Left to right: Bill Huntley, Ray Gresham, and Tom Smith pose with a dozen Tennessee River giants caught back in the 1960s. The smallest fish on the board is a 6-1/2-pound smallmouth while the biggest is a 9-pound largemouth. Photo Brenda Serrano.

Back in November 2014 I had the opportunity to be a part of a really cool get-together sponsored by the Florence, Alabama Chamber of Commerce. The event, held at the new Florence/Lauderdale Tourism Center  brought together three long-time Alabama anglers who’ve been involved with the bass fishing industry since its early days. Dubbed, Fish Tales, the two-hour affair featured Tennessee River legends Tom Smith, Ray Gresham and Bill Huntley, who told stories of how they got started bass fishing along with some pretty funny experiences along the way.

Before the first video, though, let me introduce the subjects of the videos. Tom Smith (left side in the video) started fishing the Bassmaster Tour in 1973. His best finish was at the 1973 Florida Invitational held at the St. Johns River where he finished in 22nd place. Smith is best known, though, as a local Florence, AL tackle store owner, one of the first to become a Bass Pro Shops affiliate, and the angler who got the bucktail jig going on the lower Tennessee River impoundments.

Smith’s shop became the go-to-place for up-to-date information on what was happening on Wheeler, Pickwick and Wilson Reservoirs. His knowledge of the river made him one tough competitor on the local trails and one of the reasons he became a mentor to many aspiring bass anglers in the area.

Ray Gresham (center in video) “was a stud,” says former Elite Series angler and Florence, AL guide Jimmy Mason. Gresham started his Bassmaster career in 1971 at the Ross Barnett All-American and placed 7th in that event. He then fished two more events in 1972, the Florida National and the Ross Barnett Rebel Invitational, and finished 16th and 8th, respectively in those events.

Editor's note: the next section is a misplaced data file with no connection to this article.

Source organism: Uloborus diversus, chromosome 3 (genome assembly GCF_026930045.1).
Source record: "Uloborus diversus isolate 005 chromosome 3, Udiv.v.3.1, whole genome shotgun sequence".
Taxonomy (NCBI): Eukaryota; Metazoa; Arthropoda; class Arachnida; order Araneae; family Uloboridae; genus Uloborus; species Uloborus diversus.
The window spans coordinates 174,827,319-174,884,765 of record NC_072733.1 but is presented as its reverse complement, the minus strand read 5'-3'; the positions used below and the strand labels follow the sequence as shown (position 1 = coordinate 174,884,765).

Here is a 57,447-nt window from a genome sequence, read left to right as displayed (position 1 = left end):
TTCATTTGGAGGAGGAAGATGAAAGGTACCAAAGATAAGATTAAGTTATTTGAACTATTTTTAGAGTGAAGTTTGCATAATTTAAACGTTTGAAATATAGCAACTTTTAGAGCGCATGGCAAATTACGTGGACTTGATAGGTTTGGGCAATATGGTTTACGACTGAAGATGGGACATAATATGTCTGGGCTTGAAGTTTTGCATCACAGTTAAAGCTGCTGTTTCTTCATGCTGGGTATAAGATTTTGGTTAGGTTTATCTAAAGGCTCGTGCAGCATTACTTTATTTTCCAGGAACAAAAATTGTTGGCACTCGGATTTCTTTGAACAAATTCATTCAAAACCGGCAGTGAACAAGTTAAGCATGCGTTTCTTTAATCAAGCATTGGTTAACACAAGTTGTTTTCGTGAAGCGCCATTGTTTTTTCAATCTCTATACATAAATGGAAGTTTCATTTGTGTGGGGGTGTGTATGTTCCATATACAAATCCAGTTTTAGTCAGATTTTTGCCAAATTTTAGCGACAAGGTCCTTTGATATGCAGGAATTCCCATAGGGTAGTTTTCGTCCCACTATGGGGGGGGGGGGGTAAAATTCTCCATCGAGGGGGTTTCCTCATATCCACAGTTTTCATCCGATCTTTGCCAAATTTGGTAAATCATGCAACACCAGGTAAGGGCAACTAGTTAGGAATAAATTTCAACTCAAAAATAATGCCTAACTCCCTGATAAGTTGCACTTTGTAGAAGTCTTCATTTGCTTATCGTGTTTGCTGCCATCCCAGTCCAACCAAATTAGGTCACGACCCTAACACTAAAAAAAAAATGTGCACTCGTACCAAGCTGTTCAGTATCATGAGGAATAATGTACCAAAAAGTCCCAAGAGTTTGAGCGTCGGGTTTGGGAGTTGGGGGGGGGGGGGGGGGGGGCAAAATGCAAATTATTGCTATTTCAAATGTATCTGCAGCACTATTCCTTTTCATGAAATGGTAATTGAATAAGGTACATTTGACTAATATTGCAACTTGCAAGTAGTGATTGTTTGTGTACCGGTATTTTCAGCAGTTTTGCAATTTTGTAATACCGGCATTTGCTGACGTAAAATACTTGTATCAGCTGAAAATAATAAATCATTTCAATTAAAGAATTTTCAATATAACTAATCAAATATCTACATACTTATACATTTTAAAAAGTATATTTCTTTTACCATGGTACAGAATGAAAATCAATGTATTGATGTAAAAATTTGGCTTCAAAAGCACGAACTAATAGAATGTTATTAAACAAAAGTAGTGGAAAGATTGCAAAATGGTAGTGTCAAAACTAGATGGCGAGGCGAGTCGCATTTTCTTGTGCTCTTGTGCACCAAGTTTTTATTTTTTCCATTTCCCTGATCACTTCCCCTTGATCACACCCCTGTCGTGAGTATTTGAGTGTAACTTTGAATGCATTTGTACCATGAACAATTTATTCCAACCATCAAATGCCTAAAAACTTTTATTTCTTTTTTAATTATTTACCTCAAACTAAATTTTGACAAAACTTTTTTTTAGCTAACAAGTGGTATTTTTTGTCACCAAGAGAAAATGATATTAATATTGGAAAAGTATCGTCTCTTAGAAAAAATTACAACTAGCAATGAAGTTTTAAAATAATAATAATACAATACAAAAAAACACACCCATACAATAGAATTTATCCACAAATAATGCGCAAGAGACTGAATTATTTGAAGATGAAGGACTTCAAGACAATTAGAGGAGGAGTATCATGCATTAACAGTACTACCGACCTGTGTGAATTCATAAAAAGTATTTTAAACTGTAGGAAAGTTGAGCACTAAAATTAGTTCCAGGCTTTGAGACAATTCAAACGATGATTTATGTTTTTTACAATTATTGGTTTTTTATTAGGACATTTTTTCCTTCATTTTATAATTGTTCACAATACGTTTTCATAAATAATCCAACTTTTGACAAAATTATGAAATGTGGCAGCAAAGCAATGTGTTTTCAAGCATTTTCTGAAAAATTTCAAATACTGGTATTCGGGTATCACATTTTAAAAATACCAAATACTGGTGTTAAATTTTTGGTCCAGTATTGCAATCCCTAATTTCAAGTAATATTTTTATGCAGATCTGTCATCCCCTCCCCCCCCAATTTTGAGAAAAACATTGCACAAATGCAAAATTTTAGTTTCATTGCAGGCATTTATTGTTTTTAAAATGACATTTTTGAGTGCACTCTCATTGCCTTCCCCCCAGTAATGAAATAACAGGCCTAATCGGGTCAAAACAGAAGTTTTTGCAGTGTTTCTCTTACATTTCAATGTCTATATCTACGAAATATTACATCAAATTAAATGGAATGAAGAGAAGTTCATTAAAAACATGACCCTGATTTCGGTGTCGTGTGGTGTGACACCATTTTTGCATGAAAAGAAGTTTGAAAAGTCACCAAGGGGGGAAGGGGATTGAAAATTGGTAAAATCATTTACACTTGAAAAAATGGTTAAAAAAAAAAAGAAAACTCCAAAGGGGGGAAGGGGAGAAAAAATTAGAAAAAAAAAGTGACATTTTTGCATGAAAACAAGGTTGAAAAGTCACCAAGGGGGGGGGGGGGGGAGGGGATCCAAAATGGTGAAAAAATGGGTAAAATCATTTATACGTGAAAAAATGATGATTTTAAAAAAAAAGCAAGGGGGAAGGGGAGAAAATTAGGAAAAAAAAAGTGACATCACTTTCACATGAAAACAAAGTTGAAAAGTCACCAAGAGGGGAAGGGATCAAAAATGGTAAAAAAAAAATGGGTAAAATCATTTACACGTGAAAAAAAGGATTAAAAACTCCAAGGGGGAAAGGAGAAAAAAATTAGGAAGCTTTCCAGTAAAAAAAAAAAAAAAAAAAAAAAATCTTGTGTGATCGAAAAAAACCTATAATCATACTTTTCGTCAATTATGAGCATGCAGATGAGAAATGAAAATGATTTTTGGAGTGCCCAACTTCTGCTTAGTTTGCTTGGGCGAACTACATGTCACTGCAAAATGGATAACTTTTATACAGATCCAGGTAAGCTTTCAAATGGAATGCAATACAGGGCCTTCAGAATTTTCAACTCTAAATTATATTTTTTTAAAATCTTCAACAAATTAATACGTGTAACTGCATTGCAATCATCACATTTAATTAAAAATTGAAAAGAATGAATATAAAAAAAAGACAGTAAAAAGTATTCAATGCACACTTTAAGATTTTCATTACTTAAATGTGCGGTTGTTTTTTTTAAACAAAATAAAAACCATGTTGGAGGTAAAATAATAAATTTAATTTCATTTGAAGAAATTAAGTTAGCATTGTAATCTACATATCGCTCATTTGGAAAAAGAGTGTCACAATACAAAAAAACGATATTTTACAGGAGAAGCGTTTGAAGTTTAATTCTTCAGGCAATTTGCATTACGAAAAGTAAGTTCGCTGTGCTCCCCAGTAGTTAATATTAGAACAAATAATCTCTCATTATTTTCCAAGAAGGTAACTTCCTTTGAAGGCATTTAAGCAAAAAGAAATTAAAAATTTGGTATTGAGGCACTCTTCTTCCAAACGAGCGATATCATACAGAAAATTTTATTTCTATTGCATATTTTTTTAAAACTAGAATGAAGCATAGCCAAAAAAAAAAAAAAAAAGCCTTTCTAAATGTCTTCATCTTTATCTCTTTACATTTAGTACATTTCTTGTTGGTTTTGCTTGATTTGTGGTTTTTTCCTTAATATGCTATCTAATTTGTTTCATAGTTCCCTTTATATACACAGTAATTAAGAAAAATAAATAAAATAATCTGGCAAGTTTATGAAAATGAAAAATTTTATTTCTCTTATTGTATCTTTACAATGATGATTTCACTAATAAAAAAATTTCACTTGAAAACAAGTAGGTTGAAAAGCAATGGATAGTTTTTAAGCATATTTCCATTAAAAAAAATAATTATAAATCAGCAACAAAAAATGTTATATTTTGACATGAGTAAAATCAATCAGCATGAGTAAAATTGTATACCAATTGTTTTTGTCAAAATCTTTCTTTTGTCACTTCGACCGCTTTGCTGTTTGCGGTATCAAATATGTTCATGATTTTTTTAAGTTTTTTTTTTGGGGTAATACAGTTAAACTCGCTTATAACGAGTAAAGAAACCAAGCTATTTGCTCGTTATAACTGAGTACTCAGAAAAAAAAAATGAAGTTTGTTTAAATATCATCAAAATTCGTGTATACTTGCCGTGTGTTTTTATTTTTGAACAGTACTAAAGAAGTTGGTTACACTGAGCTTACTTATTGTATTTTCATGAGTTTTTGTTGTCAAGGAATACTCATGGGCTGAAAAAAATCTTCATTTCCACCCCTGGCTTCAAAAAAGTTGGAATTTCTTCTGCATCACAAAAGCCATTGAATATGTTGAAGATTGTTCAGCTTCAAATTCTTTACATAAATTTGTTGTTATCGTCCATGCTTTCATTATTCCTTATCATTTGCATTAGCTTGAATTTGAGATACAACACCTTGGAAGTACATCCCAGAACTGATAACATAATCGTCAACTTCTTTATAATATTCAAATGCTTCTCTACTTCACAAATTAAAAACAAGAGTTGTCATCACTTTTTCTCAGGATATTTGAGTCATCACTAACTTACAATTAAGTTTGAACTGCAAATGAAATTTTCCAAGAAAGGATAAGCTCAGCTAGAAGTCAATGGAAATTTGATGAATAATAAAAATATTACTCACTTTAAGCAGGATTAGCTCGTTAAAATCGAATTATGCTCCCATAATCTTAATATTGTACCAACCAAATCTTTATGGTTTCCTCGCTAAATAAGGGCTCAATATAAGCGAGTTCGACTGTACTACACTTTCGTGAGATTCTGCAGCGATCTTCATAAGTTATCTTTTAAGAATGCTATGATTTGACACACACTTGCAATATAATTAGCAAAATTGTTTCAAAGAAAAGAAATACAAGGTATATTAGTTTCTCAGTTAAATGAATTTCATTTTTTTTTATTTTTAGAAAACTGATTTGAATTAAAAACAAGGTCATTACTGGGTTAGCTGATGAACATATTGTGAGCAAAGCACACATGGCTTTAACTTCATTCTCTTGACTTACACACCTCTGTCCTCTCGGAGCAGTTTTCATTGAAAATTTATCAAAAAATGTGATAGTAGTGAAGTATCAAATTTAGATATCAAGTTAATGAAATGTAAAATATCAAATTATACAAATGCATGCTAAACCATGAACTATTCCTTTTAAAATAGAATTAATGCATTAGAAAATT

In 1973 he fished three Bassmaster events; the Florida Invitational, The Rebel Invitational and the Seminole Lunker, and was the alternate for the 1973 Bassmaster Classic. In all Gresham fished 12 Bassmaster Tour events between 1971 and 1998, eight of which were top-50 showings and three top-10s.

“He could have been as well-known as Roland Martin or Tom Mann,” Mason said. “He was that good. But he had a young family and couldn’t afford the time away from them.”

Gresham continued to compete on other venues and qualified for the 1985 Red Man All-American. You see him wearing the jacket in the video.

If you’d never heard of Smith or Gresham, there’s no doubt you’ve heard of Bill Huntley or his mark in the bass fishing industry. Huntley (right in the video) got his start in bass fishing in the early 60s. If you’re an early spinnerbait angler you may remember his bait company, Bumble Bee Spinnerbaits. But Huntley’s mark on the sport came when he and a couple associates started marketing one of the first motor kill switches. That invention led to the formation of T&H Marine, makers of the Hot Foot and more boating gadgets that you find standard on your bass boat than you can shake a stick at.

In this first video, Sam Moody introduces the panel and moderates.  Then the three guests talk about the old days of fishing the river and how they got their start fishing. The conversation turns to past tournaments, record stringers of smallmouth, tournament follies and of course a lot of ribbing back and forth.

Since the recording of this video, Tom Smith has passed but Gresham and Huntley are still making their marks on the river. We hope you like this look back into the history of one of the most productive waterways in the U.S. as well as the stories told by three original river rats.